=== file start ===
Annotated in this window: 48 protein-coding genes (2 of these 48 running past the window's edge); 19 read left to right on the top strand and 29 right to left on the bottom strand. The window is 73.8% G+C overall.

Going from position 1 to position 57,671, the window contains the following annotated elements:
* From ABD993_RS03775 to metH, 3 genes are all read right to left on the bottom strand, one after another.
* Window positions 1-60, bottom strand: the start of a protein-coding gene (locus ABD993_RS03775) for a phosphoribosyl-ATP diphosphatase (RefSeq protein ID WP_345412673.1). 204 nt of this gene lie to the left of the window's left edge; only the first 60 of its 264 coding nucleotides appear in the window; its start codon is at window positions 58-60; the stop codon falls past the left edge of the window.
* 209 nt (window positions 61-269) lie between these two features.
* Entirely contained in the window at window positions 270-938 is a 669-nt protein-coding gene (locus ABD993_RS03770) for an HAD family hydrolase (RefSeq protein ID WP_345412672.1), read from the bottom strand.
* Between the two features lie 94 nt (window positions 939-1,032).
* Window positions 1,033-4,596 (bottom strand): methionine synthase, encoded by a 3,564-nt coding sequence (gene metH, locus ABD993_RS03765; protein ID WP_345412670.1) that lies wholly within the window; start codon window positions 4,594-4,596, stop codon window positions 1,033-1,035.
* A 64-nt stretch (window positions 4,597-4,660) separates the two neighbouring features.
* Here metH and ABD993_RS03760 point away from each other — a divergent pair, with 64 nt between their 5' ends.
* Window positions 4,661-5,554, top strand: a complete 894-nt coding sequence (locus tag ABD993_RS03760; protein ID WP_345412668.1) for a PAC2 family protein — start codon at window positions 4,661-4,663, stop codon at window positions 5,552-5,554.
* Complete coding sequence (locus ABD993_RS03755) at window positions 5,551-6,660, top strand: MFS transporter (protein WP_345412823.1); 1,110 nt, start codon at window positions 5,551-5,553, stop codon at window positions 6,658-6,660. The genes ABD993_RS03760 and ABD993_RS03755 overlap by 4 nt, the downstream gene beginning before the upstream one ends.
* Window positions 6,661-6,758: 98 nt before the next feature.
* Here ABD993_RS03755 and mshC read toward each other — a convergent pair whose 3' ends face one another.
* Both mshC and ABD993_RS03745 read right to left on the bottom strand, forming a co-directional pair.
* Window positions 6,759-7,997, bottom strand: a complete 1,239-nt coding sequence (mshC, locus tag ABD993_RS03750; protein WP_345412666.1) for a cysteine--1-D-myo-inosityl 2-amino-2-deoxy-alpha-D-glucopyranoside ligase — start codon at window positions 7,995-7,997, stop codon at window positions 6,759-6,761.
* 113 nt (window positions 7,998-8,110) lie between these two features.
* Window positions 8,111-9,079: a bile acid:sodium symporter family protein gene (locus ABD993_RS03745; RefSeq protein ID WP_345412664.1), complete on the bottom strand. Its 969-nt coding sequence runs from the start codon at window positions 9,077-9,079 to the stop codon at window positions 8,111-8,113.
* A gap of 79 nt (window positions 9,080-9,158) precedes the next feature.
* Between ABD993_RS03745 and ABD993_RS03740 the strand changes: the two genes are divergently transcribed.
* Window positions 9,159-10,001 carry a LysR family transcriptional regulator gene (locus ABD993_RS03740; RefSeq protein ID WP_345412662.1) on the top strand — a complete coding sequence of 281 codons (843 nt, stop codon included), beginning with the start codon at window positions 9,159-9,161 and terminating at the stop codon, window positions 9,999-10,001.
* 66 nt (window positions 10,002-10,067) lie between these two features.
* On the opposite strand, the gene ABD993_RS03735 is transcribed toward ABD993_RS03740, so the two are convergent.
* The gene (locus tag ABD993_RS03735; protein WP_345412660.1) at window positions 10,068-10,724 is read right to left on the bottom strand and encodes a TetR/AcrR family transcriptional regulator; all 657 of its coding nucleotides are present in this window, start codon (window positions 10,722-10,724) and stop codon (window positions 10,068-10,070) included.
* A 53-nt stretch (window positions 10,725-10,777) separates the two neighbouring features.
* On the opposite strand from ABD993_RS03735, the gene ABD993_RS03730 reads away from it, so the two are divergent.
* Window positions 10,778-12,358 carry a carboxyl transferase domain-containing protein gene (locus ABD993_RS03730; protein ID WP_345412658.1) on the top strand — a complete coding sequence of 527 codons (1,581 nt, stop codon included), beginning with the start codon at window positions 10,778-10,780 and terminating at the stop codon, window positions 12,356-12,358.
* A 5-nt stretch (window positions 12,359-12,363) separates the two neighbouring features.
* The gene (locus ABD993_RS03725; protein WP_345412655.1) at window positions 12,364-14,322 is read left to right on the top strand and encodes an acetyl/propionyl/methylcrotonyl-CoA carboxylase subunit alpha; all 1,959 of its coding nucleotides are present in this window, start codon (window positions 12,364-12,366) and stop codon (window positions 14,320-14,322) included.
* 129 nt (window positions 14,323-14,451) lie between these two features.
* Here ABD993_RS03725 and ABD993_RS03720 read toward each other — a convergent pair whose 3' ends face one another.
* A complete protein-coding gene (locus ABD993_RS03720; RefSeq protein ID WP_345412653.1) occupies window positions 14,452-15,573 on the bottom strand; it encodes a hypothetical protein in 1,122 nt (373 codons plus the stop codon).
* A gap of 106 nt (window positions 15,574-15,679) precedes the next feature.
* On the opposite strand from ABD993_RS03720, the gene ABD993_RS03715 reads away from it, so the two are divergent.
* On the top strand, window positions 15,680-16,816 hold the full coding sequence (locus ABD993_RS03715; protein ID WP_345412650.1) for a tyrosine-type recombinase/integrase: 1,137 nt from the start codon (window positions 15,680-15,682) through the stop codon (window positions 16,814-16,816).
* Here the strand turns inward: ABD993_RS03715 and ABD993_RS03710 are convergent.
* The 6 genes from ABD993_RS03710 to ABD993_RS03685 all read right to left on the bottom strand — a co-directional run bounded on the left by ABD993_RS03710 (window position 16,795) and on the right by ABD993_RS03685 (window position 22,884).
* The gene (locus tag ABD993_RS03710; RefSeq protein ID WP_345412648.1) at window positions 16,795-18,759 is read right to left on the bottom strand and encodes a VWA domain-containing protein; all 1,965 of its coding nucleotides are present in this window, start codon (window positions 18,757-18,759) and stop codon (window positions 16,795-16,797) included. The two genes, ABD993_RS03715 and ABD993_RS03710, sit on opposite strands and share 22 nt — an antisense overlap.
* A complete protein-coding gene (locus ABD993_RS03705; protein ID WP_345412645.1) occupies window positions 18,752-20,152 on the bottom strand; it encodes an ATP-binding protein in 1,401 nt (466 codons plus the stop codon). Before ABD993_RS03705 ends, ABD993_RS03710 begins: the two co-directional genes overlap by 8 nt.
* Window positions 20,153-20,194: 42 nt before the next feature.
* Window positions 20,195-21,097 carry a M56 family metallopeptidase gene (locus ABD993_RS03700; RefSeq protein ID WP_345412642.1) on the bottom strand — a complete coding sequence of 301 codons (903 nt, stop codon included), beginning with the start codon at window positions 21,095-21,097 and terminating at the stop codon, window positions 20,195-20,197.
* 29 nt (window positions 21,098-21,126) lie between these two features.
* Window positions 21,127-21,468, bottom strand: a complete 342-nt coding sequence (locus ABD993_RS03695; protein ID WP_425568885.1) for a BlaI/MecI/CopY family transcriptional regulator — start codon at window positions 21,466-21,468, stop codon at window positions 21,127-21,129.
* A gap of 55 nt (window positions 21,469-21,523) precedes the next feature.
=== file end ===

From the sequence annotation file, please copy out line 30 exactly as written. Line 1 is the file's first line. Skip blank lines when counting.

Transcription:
* 129 nt (window positions 14,323-14,451) lie between these two features.